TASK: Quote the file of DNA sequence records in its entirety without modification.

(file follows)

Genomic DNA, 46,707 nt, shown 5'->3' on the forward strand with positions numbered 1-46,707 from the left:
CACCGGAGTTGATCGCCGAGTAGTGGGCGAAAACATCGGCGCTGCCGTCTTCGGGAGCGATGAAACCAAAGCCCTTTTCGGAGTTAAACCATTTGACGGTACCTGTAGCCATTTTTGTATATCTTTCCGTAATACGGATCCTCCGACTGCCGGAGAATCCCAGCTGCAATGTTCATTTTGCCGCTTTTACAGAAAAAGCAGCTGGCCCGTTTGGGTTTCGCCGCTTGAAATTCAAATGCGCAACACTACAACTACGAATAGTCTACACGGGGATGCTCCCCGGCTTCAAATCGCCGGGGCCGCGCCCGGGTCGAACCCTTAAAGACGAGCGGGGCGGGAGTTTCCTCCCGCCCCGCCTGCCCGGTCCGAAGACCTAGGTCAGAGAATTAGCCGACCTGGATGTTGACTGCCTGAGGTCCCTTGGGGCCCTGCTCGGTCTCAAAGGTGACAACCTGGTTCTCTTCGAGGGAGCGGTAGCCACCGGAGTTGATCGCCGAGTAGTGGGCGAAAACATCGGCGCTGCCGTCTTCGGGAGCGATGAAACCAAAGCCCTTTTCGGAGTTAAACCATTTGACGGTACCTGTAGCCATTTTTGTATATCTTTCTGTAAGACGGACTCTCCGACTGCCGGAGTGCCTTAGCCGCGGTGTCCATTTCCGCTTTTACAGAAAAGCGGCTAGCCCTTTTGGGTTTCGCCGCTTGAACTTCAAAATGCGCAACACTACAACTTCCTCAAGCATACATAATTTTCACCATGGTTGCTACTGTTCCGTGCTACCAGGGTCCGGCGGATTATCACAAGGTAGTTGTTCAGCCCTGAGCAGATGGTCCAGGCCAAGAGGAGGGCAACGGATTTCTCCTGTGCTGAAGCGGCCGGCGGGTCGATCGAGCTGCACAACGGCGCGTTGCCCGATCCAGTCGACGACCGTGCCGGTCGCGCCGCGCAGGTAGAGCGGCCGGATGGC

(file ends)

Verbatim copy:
Genomic DNA, 46,707 nt, shown 5'->3' on the forward strand with positions numbered 1-46,707 from the left:
CACCGGAGTTGATCGCCGAGTAGTGGGCGAAAACATCGGCGCTGCCGTCTTCGGGAGCGATGAAACCAAAGCCCTTTTCGGAGTTAAACCATTTGACGGTACCTGTAGCCATTTTTGTATATCTTTCCGTAATACGGATCCTCCGACTGCCGGAGAATCCCAGCTGCAATGTTCATTTTGCCGCTTTTACAGAAAAAGCAGCTGGCCCGTTTGGGTTTCGCCGCTTGAAATTCAAATGCGCAACACTACAACTACGAATAGTCTACACGGGGATGCTCCCCGGCTTCAAATCGCCGGGGCCGCGCCCGGGTCGAACCCTTAAAGACGAGCGGGGCGGGAGTTTCCTCCCGCCCCGCCTGCCCGGTCCGAAGACCTAGGTCAGAGAATTAGCCGACCTGGATGTTGACTGCCTGAGGTCCCTTGGGGCCCTGCTCGGTCTCAAAGGTGACAACCTGGTTCTCTTCGAGGGAGCGGTAGCCACCGGAGTTGATCGCCGAGTAGTGGGCGAAAACATCGGCGCTGCCGTCTTCGGGAGCGATGAAACCAAAGCCCTTTTCGGAGTTAAACCATTTGACGGTACCTGTAGCCATTTTTGTATATCTTTCTGTAAGACGGACTCTCCGACTGCCGGAGTGCCTTAGCCGCGGTGTCCATTTCCGCTTTTACAGAAAAGCGGCTAGCCCTTTTGGGTTTCGCCGCTTGAACTTCAAAATGCGCAACACTACAACTTCCTCAAGCATACATAATTTTCACCATGGTTGCTACTGTTCCGTGCTACCAGGGTCCGGCGGATTATCACAAGGTAGTTGTTCAGCCCTGAGCAGATGGTCCAGGCCAAGAGGAGGGCAACGGATTTCTCCTGTGCTGAAGCGGCCGGCGGGTCGATCGAGCTGCACAACGGCGCGTTGCCCGATCCAGTCGACGACCGTGCCGGTCGCGCCGCGCAGGTAGAGCGGCCGGATGGC